author = "Verheijen, {Paul M.} and Lisowski, {Lukas A.} and Phillip Stoutenbeek and Hitchcock, {J. Fran{\cc}ois} and Joel Brenner and Copel, {Joshua A.} and Kleinman, {Charles S.} and Meijboom, {Erik J.} and Bennink, {Ger B W E}",
year = "2001",
month = "4",
day = "1",
doi = "10.1067/mtc.2001.112825",
language = "English (US)",
volume = "121",
pages = "798--803",
journal = "Journal of Thoracic and Cardiovascular Surgery",
issn = "0022-5223",
publisher = "Mosby Inc.",
number = "4",

}

TY - JOUR

T1 - Prenatal diagnosis of congenital heart disease affects preoperative acidosis in the newborn patient

AU - Verheijen, Paul M.

AU - Lisowski, Lukas A.

AU - Stoutenbeek, Phillip

AU - Hitchcock, J. François

AU - Brenner, Joel

AU - Copel, Joshua A.

AU - Kleinman, Charles S.

AU - Meijboom, Erik J.

AU - Bennink, Ger B W E

PY - 2001/4/1

Y1 - 2001/4/1

N2 - Objectives: Congenital heart disease is the leading cause of death in the first year after birth. Prenatal diagnosis of the disease can optimize the preoperative condition of the patient and may help in the prevention of acidosis. In this retrospective study we compared the occurrence of metabolic acidosis in patients with and without prenatal diagnosis of a congenital heart disease. Methods: Data of 408 patients who needed an operation for congenital heart disease within 31 days of life were analyzed retrospectively. Arterial blood gases at fixed time intervals and worst blood gas of 81 patients with and 327 patients without a prenatal diagnosis were compared, categorizing the patients on ductus dependency, anticipated univentricular or biventricular repair, and left-sided, right-sided, or no heart obstruction. Results: In the overall group significant differences in lowest pH, lowest base excess, and highest lactate level were found, with metabolic acidosis more common among the patients with a postnatal diagnosis. In the group of patients with ductus-dependent congenital heart disease, the difference between patients receiving a prenatal and those receiving a postnatal diagnosis was more significant than in the group with non-ductus-dependent lesions. Analyzing patients with right-sided, left-sided, and no obstruction separately, significant differences were found in the group with left-sided heart obstruction for lowest pH and base excess and in the group with right-sided heart obstruction for lowest base excess. Conclusions: Prenatal diagnosis of congenital heart disease minimizes metabolic acidosis in patients with congenital heart disease and may be associated with improved long-term outcome and prevention of cerebral damage among this fragile group of patients, although no significant effect on direct surgical outcome was encountered.

AB - Objectives: Congenital heart disease is the leading cause of death in the first year after birth. Prenatal diagnosis of the disease can optimize the preoperative condition of the patient and may help in the prevention of acidosis. In this retrospective study we compared the occurrence of metabolic acidosis in patients with and without prenatal diagnosis of a congenital heart disease. Methods: Data of 408 patients who needed an operation for congenital heart disease within 31 days of life were analyzed retrospectively. Arterial blood gases at fixed time intervals and worst blood gas of 81 patients with and 327 patients without a prenatal diagnosis were compared, categorizing the patients on ductus dependency, anticipated univentricular or biventricular repair, and left-sided, right-sided, or no heart obstruction. Results: In the overall group significant differences in lowest pH, lowest base excess, and highest lactate level were found, with metabolic acidosis more common among the patients with a postnatal diagnosis. In the group of patients with ductus-dependent congenital heart disease, the difference between patients receiving a prenatal and those receiving a postnatal diagnosis was more significant than in the group with non-ductus-dependent lesions. Analyzing patients with right-sided, left-sided, and no obstruction separately, significant differences were found in the group with left-sided heart obstruction for lowest pH and base excess and in the group with right-sided heart obstruction for lowest base excess. Conclusions: Prenatal diagnosis of congenital heart disease minimizes metabolic acidosis in patients with congenital heart disease and may be associated with improved long-term outcome and prevention of cerebral damage among this fragile group of patients, although no significant effect on direct surgical outcome was encountered.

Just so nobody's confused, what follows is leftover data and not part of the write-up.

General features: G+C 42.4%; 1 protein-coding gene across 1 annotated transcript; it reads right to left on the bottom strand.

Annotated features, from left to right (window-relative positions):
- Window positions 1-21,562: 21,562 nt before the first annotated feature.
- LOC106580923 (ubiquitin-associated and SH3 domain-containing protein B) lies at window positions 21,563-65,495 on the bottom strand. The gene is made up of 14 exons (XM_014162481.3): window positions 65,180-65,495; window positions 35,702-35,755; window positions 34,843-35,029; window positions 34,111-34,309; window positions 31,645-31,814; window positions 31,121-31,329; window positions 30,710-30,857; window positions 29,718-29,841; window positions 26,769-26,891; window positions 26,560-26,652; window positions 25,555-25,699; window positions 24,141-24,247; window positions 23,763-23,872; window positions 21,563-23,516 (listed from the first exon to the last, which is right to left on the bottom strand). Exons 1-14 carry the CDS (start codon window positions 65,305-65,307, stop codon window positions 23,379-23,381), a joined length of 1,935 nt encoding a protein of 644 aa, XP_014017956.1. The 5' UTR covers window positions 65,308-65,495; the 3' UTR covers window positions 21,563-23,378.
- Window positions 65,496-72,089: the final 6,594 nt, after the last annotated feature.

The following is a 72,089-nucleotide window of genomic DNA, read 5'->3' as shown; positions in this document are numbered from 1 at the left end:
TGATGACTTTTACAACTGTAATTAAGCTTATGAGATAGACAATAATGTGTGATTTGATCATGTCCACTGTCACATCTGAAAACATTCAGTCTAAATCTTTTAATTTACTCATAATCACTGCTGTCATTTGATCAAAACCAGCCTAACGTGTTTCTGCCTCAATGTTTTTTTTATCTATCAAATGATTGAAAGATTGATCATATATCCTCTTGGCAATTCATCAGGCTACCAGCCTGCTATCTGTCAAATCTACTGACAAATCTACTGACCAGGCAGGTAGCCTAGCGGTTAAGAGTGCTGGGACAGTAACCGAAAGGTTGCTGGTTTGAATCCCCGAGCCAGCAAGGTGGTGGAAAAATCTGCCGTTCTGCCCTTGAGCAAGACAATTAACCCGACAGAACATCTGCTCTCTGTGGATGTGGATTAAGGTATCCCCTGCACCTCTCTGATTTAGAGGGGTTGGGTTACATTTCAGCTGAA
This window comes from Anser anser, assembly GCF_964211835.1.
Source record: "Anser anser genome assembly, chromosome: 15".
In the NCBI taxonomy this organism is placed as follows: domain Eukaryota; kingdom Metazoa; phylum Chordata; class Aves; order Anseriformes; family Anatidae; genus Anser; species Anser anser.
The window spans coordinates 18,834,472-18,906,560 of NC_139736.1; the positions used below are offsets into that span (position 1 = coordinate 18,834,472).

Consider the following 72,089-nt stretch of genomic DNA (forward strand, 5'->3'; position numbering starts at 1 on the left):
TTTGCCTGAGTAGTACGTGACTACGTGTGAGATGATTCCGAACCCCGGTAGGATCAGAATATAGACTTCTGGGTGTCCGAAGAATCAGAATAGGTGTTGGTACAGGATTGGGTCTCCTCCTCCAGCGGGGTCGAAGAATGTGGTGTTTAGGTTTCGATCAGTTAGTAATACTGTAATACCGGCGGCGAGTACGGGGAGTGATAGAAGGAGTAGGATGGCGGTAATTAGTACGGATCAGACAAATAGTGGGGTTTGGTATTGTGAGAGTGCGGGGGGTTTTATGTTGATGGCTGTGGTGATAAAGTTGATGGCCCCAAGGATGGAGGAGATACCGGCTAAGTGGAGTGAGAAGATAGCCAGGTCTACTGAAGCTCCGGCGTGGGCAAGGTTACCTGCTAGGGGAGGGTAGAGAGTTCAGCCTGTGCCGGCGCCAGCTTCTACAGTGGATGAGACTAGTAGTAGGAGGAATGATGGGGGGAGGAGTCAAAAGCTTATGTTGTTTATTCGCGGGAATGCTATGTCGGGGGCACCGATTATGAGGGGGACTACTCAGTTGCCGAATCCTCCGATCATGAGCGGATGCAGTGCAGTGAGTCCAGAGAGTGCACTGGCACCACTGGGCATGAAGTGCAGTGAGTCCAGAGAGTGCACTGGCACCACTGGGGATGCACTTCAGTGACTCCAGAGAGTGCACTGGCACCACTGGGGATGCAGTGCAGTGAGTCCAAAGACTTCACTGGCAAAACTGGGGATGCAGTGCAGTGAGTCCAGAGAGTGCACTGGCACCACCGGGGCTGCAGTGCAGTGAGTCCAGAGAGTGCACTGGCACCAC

UR - http://www.scopus.com/inward/record.url?scp=0035323937&partnerID=8YFLogxK

UR - http://www.scopus.com/inward/citedby.url?scp=0035323937&partnerID=8YFLogxK

U2 - 10.1067/mtc.2001.112825

DO - 10.1067/mtc.2001.112825

M3 - Article

C2 - 11279423

AN - SCOPUS:0035323937

VL - 121

SP - 798

EP - 803

JO - Journal of Thoracic and Cardiovascular Surgery

JF - Journal of Thoracic and Cardiovascular Surgery

SN - 0022-5223

IS - 4

ER -